In 2015, Falls began serving with the Circle of Life Native American Fellowship in Oklahoma City. The word “circle” is an important element in most Native cultures, he said. For people seated in the circle, everyone is equally important and can see each other face-to-face, rather than the back-to-face and raised-podium look of western church seating.

Many Native people are involved in powwows, which usually take place on weekends. Circle of Life started with Tuesday evening services so Powwow people could attend church.

Powwows got a bad name from early-day missionaries who thought dancing, drums and singing were pagan rites, but powwows celebrate Native culture, and are “one of the few ways Natives today can maintain what little culture we have left,” Falls said, especially for the 87 percent of the nation’s 8.75 million Native Americans in the United States who do not live on reservations.

Circle of Life members attend powwows to celebrate their heritage and start friendships that in God’s timing lead to gospel conversations. They also cook dinners, entertain youngsters with balloon animals and face painting, and pass out Bibles and “Fry bread” tracts to parents and others who show interest.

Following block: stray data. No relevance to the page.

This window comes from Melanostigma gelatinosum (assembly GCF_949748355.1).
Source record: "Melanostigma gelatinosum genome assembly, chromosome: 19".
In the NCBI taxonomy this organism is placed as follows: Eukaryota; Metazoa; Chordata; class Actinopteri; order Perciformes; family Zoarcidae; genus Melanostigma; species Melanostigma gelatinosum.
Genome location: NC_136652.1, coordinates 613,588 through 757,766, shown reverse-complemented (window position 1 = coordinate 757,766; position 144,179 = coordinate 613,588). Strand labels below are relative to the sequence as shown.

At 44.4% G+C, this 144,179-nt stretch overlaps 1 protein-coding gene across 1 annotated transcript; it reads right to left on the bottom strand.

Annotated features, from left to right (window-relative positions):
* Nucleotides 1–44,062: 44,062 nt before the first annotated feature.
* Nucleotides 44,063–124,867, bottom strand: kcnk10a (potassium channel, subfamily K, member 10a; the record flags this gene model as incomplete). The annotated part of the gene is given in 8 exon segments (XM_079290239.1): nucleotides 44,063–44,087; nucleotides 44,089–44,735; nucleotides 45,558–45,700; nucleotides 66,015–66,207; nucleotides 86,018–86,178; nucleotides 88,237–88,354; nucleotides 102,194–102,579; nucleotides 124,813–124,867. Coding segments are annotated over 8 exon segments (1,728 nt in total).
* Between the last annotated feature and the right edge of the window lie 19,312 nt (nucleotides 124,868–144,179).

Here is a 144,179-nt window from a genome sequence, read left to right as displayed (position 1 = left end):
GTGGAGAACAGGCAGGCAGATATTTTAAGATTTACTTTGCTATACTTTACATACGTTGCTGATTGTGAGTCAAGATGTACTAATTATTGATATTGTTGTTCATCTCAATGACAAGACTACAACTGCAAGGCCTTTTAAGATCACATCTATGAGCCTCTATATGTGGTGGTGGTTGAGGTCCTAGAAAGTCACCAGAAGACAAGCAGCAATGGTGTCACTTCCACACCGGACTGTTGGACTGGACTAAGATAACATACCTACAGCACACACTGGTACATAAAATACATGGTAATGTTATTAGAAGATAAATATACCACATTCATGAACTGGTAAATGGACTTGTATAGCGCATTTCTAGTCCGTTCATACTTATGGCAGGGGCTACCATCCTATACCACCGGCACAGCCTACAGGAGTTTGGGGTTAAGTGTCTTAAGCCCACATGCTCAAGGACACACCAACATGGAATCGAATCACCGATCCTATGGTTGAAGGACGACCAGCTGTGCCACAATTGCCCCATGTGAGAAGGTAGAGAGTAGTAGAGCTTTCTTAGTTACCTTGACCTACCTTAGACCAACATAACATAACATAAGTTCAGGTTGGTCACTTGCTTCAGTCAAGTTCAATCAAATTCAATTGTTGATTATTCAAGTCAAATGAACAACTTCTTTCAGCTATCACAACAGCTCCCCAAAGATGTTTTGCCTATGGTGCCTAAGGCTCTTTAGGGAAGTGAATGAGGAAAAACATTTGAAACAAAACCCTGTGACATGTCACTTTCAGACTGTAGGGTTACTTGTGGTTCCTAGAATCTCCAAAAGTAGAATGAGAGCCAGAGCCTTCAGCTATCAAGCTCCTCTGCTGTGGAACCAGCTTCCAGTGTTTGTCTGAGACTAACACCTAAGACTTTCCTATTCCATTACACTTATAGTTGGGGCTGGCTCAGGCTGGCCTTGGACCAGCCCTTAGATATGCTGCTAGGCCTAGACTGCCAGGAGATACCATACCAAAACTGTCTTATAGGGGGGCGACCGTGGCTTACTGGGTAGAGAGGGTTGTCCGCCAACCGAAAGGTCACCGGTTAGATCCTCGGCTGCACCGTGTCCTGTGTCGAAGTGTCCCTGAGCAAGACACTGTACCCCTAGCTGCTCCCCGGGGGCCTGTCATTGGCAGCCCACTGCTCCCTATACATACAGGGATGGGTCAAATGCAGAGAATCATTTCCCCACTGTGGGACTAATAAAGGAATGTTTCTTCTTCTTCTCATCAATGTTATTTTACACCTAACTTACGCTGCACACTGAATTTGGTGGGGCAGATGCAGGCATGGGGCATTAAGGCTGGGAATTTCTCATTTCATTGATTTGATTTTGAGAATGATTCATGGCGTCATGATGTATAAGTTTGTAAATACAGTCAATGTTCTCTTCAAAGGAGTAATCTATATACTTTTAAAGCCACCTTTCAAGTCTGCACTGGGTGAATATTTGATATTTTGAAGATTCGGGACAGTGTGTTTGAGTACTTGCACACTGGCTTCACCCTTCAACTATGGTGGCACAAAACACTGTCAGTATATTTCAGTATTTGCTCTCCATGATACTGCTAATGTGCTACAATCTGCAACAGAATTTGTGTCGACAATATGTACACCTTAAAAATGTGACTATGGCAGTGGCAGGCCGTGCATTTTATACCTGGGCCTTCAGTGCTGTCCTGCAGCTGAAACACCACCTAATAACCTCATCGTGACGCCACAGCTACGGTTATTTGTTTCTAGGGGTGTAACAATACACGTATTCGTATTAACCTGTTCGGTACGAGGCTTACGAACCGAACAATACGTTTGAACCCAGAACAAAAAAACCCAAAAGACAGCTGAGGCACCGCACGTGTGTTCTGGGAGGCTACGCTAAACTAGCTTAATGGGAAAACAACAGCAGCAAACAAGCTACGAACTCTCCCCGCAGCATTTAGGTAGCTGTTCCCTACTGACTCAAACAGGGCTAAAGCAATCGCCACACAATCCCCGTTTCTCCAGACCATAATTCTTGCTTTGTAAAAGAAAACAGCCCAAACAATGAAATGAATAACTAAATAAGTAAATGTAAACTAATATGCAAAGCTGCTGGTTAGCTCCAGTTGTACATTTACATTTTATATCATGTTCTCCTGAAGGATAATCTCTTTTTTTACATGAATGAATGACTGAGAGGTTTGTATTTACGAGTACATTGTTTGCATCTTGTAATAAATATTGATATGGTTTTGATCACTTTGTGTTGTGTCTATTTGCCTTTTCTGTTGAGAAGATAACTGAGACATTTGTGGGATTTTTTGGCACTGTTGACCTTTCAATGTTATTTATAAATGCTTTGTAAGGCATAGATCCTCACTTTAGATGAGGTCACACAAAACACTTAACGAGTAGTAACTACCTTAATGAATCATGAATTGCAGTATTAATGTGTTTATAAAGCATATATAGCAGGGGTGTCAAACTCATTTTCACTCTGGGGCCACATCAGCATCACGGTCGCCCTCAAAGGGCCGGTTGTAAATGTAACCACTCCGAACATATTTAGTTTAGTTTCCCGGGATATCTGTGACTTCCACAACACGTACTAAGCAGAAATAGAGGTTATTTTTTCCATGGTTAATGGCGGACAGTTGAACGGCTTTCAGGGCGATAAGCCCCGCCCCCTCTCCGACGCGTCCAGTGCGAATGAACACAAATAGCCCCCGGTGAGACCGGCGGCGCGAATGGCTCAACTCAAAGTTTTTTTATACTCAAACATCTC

“For us, powwows are a mission field,” Falls said. “We go there, build relationships, participate with them, the same things you would do to go in and reach your community.

“I think it would be a shame for us to not try to reach the indigenous people from our own country, particularly the way they’ve been treated,” Falls continued. “I believe the true measure of Christianity is how we treat “the least of these.” Native people have experienced their share of suffering. It is time they experience the joy of the Lord.”

Spiritual growth

Discipling new believers requires a discipler being one-on-one with the disciple, involving discipline, accountability and trust that comes from honesty, integrity and genuineness.

“Much of what we [Christians] do is done inside the four walls of a building,” Falls said. “Real discipleship is done in the community. Jesus went to ‘all the towns and villages.’ He saw that the people were like ‘sheep without a shepherd.’ He told us to ‘pray to the Lord of the harvest to send out workers into His harvest.’ I pray for workers to labor among Native Americans.”